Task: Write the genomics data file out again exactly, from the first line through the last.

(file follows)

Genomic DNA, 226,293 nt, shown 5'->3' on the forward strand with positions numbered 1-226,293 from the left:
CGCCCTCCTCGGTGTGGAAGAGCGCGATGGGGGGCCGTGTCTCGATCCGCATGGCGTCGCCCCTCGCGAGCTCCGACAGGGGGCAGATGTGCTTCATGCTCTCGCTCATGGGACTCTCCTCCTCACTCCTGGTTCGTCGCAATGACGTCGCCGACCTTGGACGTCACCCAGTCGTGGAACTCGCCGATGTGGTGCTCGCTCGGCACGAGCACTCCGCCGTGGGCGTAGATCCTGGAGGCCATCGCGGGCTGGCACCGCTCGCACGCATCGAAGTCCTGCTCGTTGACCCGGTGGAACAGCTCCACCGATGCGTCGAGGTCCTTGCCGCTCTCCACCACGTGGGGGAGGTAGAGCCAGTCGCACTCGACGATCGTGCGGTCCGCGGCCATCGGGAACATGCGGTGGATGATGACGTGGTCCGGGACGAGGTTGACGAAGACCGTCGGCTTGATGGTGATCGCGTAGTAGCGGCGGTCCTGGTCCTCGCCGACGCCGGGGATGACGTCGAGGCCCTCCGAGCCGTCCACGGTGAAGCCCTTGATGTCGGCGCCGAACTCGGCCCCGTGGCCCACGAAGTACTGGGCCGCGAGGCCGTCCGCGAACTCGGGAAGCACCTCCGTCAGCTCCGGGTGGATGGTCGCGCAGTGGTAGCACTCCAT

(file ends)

Genomic DNA, 226,293 nt, shown 5'->3' on the forward strand with positions numbered 1-226,293 from the left:
CGCCCTCCTCGGTGTGGAAGAGCGCGATGGGGGGCCGTGTCTCGATCCGCATGGCGTCGCCCCTCGCGAGCTCCGACAGGGGGCAGATGTGCTTCATGCTCTCGCTCATGGGACTCTCCTCCTCACTCCTGGTTCGTCGCAATGACGTCGCCGACCTTGGACGTCACCCAGTCGTGGAACTCGCCGATGTGGTGCTCGCTCGGCACGAGCACTCCGCCGTGGGCGTAGATCCTGGAGGCCATCGCGGGCTGGCACCGCTCGCACGCATCGAAGTCCTGCTCGTTGACCCGGTGGAACAGCTCCACCGATGCGTCGAGGTCCTTGCCGCTCTCCACCACGTGGGGGAGGTAGAGCCAGTCGCACTCGACGATCGTGCGGTCCGCGGCCATCGGGAACATGCGGTGGATGATGACGTGGTCCGGGACGAGGTTGACGAAGACCGTCGGCTTGATGGTGATCGCGTAGTAGCGGCGGTCCTGGTCCTCGCCGACGCCGGGGATGACGTCGAGGCCCTCCGAGCCGTCCACGGTGAAGCCCTTGATGTCGGCGCCGAACTCGGCCCCGTGGCCCACGAAGTACTGGGCCGCGAGGCCGTCCGCGAACTCGGGAAGCACCTCCGTCAGCTCCGGGTGGATGGTCGCGCAGTGGTAGCACTCCAT